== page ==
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Scale Watch

Yamanaka, Darchinyan make weight

By Joe Koizumi

Wise men say a good card is made by each contestant’s misevaluation of the other’s real power. It might be rightly applied to the matchmaking of tomorrow’s WBC bantamweight title bout between defending champ Shinsuke Yamanaka (15-0-2, 11 KOs), Japan, and ferocious challenger Vic Darchinyan (37-4-1, 27 KOs) of Australia here in Tokyo. Yamanaka has scored nine consecutive KO wins and wishes to collect another victim in Darchinyan, while Raging Bull loudly boasts of his superiority in ring experience, punching power and speed. In short, it’s a very interesting encounter of hard-hitting southpaws. There was a weigh-in ceremony today (Thursday), when Yamanaka and Darchinyan each tipped the beam at the 118-pound class limit.

Prior to the weigh-in we attended the press conference, where we witnessed a one-man show by Raging Bull, who spoke so long as if he believed he should be the headliner. There were many Australian supporters who loudly hailed him the champion, though he isn’t crowned yet. Funny enough, Darchinyan apparently forgets he is the challenger, saying “I don’t challenge Yamanaka, but he challenges me.”

We have to realize a couple of important facts: (1) Darchinyan, 36, isn’t what he used to be after he moved up to the bantam category, having decked just a 5-3 mark as a 118-pounder as he lost to Joseph Agbeko, Abner Mares and Ansermo Moreno, and (2) Yamanaka, 29, is internationally less experienced than Darchinyan, but can punch with his southpaw left as strong as Raging Bull.

One of the most important factors to decide the result in boxing is “chemistry” that is the affinity of their styles, as you say, “Styles make fights.” Yamanaka is an upright southpaw, while Darchinyan a low-crouching lefthander. Any boxer doesn’t like to fight such an awkward stylist as Darchiyan, but Yamanaka said, “I’m excited to fight such an internationally well-known boxer as Darchiyan.”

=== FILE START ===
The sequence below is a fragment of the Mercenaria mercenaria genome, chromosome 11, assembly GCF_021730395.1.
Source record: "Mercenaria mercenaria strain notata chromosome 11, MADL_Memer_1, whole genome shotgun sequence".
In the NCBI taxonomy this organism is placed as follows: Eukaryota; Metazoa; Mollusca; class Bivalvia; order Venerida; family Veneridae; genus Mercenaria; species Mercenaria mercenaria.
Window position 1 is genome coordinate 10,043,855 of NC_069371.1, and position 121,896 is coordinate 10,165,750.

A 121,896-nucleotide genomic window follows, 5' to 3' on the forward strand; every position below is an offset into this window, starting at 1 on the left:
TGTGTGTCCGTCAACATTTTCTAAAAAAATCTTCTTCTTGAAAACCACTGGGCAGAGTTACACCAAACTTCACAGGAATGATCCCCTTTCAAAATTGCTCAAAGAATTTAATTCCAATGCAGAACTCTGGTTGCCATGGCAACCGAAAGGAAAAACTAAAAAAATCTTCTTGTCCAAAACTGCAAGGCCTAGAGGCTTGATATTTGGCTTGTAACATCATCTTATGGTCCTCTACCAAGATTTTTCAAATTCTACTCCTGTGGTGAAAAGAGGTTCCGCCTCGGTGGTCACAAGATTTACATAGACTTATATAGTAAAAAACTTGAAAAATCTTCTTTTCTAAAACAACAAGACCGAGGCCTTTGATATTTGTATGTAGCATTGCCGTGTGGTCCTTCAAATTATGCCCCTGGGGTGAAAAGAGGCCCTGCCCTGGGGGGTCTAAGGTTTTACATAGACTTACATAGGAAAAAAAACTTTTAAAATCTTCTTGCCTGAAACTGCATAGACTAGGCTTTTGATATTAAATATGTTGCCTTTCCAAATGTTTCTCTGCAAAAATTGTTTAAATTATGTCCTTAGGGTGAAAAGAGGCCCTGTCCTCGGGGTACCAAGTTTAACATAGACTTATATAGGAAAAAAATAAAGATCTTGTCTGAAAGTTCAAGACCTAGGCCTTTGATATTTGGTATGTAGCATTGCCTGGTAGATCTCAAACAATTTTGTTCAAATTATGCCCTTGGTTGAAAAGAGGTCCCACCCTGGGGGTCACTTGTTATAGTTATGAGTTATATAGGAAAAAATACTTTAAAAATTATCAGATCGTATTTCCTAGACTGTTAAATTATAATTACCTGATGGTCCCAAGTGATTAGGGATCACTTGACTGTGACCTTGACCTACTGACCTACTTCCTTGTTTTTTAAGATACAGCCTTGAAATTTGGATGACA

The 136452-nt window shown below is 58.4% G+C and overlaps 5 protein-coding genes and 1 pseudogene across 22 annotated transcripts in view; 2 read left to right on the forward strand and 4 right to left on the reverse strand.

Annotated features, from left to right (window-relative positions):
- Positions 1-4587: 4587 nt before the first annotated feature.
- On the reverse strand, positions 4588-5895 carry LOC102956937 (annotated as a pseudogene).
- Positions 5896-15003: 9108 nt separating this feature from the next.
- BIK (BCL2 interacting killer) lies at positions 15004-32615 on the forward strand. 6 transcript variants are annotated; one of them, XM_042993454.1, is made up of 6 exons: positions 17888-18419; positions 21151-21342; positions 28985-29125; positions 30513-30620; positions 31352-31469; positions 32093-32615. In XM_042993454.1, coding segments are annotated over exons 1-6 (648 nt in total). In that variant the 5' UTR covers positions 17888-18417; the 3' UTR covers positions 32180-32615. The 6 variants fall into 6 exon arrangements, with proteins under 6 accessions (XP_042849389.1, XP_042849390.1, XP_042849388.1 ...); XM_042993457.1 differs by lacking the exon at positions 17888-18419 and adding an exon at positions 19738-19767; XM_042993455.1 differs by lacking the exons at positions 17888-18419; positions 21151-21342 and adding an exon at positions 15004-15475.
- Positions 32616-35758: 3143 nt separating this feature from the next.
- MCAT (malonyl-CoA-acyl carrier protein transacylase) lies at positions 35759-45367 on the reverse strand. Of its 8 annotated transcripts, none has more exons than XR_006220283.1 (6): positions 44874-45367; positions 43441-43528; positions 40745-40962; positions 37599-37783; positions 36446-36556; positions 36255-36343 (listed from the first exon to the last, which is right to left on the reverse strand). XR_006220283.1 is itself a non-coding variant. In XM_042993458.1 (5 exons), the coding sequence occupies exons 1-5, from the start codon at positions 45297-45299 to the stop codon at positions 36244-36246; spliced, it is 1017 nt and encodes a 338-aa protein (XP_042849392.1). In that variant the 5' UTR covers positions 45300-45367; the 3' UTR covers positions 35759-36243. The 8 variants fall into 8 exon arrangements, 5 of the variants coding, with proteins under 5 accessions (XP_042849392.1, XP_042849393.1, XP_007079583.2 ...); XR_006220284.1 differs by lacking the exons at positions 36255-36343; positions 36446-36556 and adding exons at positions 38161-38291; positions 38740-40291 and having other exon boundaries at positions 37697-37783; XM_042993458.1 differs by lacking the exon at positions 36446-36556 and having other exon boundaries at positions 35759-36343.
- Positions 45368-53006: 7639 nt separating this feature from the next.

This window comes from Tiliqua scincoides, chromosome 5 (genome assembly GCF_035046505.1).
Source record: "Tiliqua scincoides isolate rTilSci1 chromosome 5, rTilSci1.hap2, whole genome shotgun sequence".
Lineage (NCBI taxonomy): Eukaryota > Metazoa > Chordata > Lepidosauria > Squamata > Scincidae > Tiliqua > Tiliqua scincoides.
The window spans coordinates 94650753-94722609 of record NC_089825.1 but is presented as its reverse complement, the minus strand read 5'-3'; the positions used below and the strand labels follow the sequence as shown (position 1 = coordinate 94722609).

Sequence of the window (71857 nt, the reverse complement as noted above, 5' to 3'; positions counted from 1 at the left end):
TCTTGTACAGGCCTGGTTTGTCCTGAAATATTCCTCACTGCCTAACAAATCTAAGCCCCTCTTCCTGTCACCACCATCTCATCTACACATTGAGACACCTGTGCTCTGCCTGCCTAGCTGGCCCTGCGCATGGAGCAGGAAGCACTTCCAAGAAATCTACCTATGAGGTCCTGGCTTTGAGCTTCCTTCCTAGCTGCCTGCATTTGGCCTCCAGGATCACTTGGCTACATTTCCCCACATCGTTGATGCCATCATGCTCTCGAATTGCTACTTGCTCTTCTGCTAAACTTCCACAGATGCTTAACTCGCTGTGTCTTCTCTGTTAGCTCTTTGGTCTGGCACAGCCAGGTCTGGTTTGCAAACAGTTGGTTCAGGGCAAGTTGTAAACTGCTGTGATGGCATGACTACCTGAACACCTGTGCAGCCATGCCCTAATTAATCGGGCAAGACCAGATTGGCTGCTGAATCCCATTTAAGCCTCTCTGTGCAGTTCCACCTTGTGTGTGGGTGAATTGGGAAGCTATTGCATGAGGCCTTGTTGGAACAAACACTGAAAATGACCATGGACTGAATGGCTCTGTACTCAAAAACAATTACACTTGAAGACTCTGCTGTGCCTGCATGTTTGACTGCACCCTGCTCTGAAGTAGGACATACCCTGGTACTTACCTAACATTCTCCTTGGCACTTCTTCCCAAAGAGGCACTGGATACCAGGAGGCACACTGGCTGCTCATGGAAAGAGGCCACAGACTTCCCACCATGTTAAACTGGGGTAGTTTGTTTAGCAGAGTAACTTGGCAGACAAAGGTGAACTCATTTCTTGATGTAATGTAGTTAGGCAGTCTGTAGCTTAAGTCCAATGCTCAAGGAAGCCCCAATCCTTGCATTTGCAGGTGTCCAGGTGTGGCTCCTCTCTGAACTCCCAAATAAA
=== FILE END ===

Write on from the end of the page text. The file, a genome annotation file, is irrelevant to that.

Yamanaka acquired the vacant WBC bantam throne by stopping Christian Esquivel in eleven give-and-take rounds here last November. The Japanese southpaw hit the deck once, but overpowered the Mexican and finally halted him to his credit. He doesn’t show busy head-movement, but displays good footwork. His legs may be the key to win, as his footwork must carry him to the optimum position to penetrate Darchinyan’s defense as well as keep the distance from the formidable Vic’s roundhouse rights and lefts. We look forward to watching whose left will catch the foe earlier tomorrow.

Also, WBC super-feather champ Takahiro Aoh (22-2-1, 10 KOs) scaled in at 130, while top contender Terdsak Kokietgym (46-3-1, 31 KOs) a quarter pound lighter at 129.75. Aoh will risk his belt against the go-for-broke hard-puncher in the main event. This is also an collision of southpaws.

For this bout, the WBC officials are as follows:
referee Mike Griffin (Canada); judges Burt Clements (US), Steve Morrow (UA) and Alvaro Aldrete (Mexico); supervisor Robert Lenhardt (US).

For the Yamanaka-Darchinyan contest, the officials consist of:
referee Hector Afu (Panama); judges Burt Clements (US), Juan Carlos Pelayo (Mexico) and Steve Morrow (US); supervisor Alberto Leon (US).

This show will be presented by Akihiko Honda’s Teiken Promotions.




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